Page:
Tetsuya Nomura

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Tetsuya Nomura
Native name 野村 哲也
Born (1970-10-08) October 8, 1970 (age 43)
Kōchi Prefecture
Nationality Japanese
Occupation Video game artist, director and designer at Square Enix

Tetsuya Nomura (野村 哲也 Nomura Tetsuya?, born October 8, 1970) is a Japanese video game artist, designer and director working for Square Enix (formerly Square). He designed characters for the Final Fantasy series, debuting with Final Fantasy V and continuing with various later installments. Additionally, Nomura helmed the development of the Kingdom Hearts series starting in 2002 and was also the director for the CGI film Final Fantasy VII: Advent Children.[1] He received the "Excellence in Visual Arts" award by the International Game Developers Association for his work on the first Kingdom Hearts game, alongside Shinji Hashimoto.[2] In IGN's "The Top 100 Video Game Creators of all Time" Nomura was listed at number 84.[3]

Early life[edit]

Nomura was born in Kōchi Prefecture on October 8, 1970.[citation needed] His father influenced his interest in art and games early on, creating little drawings and unique Sugoroku board games for him. Nomura started drawing at three years old and developed his own Sugoroku games during his elementary school years. As a child, he spent much of his free time playing baseball, swimming, fishing and building fortresses. When he was in middle school, his father told him that an era of computers would come and bought him his own computer. Nomura played Legends of Star Arthur: Planet Mephius on it and started creating his own video games by learning programming. He first tried a Nintendo product with the tennis and ping-pong variant of the Color TV Game console and later borrowed a Family Computer in high school. Around that time, Dragon Warrior became Nomura's favorite because it surprised him and introduced him to video games with story elements. His art teacher in high school pointed him towards the works of Final Fantasy illustrator Yoshitaka Amano. Nomura also created his own manga during class and intended to do this as a profession although he ultimately abandoned the idea.[4] After he had moved to Tokyo at 18 years old,[citation needed] he aspired doing magazine and advertising artworks and entered a special vocational school.[4] Nomura graduated after two years[citation needed] and looked for an advertising job at a publishing company. However, he eventually applied at the video game company Square after he had seen a job advertisement with a drawing by Amano.[4]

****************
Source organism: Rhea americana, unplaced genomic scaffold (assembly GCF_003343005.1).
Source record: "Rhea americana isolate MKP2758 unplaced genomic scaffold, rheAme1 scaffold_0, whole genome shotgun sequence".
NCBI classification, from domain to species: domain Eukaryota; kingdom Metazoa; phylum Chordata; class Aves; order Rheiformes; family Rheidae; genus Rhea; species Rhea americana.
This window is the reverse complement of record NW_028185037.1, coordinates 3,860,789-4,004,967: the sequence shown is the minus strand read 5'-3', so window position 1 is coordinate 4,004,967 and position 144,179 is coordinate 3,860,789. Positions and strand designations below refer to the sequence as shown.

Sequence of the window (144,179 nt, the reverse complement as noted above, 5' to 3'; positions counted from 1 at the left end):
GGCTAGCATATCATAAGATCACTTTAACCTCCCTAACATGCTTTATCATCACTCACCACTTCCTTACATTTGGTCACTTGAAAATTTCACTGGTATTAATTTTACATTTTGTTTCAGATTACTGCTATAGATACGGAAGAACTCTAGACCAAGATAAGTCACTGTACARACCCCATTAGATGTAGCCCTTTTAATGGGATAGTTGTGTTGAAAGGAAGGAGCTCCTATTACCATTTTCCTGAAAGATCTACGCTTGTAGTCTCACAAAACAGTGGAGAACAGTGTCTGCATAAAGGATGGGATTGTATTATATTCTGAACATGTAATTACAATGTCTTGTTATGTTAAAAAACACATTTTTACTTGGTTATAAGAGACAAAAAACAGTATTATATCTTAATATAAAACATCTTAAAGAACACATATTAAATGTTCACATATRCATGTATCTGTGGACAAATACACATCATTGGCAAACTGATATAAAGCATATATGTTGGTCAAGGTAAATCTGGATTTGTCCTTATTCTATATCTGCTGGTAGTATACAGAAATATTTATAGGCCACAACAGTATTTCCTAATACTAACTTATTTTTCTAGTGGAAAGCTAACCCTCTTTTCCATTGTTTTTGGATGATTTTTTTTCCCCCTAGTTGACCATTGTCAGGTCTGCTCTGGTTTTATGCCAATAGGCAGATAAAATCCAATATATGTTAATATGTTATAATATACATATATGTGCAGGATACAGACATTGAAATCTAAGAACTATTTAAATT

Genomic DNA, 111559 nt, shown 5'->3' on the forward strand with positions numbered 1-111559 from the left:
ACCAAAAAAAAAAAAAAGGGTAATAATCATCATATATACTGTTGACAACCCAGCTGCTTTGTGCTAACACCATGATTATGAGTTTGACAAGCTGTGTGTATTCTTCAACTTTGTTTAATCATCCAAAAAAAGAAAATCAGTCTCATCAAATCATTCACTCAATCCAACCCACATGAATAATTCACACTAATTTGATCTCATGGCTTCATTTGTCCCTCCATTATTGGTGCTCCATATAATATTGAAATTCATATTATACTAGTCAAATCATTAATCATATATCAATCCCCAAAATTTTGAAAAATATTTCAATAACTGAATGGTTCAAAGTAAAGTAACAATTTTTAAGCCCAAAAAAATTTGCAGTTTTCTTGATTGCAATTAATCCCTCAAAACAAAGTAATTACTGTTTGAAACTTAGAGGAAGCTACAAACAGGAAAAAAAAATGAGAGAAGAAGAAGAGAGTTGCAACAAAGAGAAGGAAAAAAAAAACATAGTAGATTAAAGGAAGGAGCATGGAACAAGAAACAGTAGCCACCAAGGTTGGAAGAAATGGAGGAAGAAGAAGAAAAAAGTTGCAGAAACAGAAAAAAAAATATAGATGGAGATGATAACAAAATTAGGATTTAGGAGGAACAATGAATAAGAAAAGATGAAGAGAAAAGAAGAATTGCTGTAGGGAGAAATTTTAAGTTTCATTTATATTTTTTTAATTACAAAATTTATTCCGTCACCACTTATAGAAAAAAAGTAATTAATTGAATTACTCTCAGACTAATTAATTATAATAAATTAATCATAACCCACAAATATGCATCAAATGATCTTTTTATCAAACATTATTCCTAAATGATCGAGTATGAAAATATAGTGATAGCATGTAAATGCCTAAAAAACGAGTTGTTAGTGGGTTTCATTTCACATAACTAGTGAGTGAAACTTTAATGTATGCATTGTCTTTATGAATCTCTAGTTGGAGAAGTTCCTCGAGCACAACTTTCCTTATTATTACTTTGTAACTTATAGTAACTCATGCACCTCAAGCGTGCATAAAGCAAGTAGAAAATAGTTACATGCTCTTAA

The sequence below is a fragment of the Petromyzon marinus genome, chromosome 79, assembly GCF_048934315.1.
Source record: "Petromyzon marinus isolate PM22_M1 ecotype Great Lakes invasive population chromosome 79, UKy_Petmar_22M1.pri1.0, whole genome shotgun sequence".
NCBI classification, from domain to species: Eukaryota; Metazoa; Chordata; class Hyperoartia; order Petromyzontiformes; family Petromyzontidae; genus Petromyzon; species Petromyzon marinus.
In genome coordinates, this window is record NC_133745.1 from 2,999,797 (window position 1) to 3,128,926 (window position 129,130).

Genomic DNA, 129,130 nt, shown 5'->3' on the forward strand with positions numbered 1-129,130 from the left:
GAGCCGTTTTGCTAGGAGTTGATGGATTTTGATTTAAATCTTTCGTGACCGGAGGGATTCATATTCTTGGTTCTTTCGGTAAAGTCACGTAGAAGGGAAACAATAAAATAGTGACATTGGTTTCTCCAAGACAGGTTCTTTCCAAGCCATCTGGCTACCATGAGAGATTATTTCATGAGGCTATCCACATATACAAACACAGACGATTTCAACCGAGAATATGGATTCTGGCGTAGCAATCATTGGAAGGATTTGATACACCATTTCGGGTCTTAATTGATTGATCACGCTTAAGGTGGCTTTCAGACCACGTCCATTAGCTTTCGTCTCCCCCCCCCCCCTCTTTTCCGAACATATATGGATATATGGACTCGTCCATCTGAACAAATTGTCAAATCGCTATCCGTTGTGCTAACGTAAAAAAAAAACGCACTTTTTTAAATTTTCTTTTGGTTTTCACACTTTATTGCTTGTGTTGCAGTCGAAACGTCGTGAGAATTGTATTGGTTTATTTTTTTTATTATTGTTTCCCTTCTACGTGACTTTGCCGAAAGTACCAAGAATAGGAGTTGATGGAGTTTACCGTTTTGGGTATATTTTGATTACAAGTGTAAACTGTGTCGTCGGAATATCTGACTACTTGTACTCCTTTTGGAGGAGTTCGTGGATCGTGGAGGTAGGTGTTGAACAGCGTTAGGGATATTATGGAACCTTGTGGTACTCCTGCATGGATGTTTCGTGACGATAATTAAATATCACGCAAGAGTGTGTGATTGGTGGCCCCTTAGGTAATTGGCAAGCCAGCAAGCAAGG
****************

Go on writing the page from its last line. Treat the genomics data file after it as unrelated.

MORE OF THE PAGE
Career[edit]

1990s[edit]

In the early 1990s, Nomura was hired by Square and at first worked as a debugger for Final Fantasy IV.[5][6] Some time later, the company's staff was divided and he was placed in the team in charge of Final Fantasy.[6] After he had received some training by artist Tetsuya Takahashi, Nomura designed the monsters for Final Fantasy V.[6][3][7] At that time, each Final Fantasy developer had their own plan book as a compilation of ideas to present to the director of a game. While the others typed their plan books at the computer and then printed them out, Nomura wrote his by hand and attached many drawings which impressed director Hironobu Sakaguchi and event planner Yoshinori Kitase.[6] Nomura then became the graphic director of Final Fantasy VI.[3] For this game, he conceived the characters Shadow and Setzer as well as their background stories.[8] Their designs were reused from some of Nomura's abandoned concepts for Final Fantasy V.[6] Following several smaller projects, Nomura was asked to be the principal character designer of Final Fantasy VII in replacement for Amano.[9] Nomura drew the game's characters in a stylized and super deformed way and came up with the idea for the "Limit Break" attacks.[10][11] He also took part in the making of the story and had a hand in plot elements such as Aerith's death.[3][7] In 1998, Nomura worked on both Parasite Eve and Brave Fencer Musashi. He then designed characters and monsters for Final Fantasy VIII in what he described as his "actual style of drawing", working alongside art director Yusuke Naora to realize the more realistic approach to the game's graphics.[11] Additionally, he wrote the character's background stories and was the battle visual director in charge of designing fight sequences.[3][11] Afterwards, Nomura worked on several different projects for Square, for example as a character designer of the 1998 fighting game Ehrgeiz which also used characters from Final Fantasy VII.

2000s[edit]

Nomura was the character designer for 2000's beat 'em up The Bouncer before he returned to the Final Fantasy series in the same capacity with 2001's Final Fantasy X. He worked with the staff so that the characters' clothes would be identical in full motion videos and in-game scenes, unlike in Final Fantasy VIII,[9] In February 2000, he started working as the director of Kingdom Hearts with the production team consisting of over one hundred members from both Square and Disney Interactive.[12] Nomura first heard of the game during a discussion between Shinji Hashimoto and Hironobu Sakaguchi regarding the use of the character of Mickey Mouse in a video game. He was inspired to work on Kingdom Hearts by Nintendo's platforming game Super Mario 64. After discussing with the Disney staff, Nomura convinced them to use original characters with him as the character designer.[13] The game's protagonist, Sora, became his favorite character he had designed so far.[14] Following Kingdom Hearts, Nomura worked once again on the Final Fantasy series with Final Fantasy XI and Final Fantasy X-2.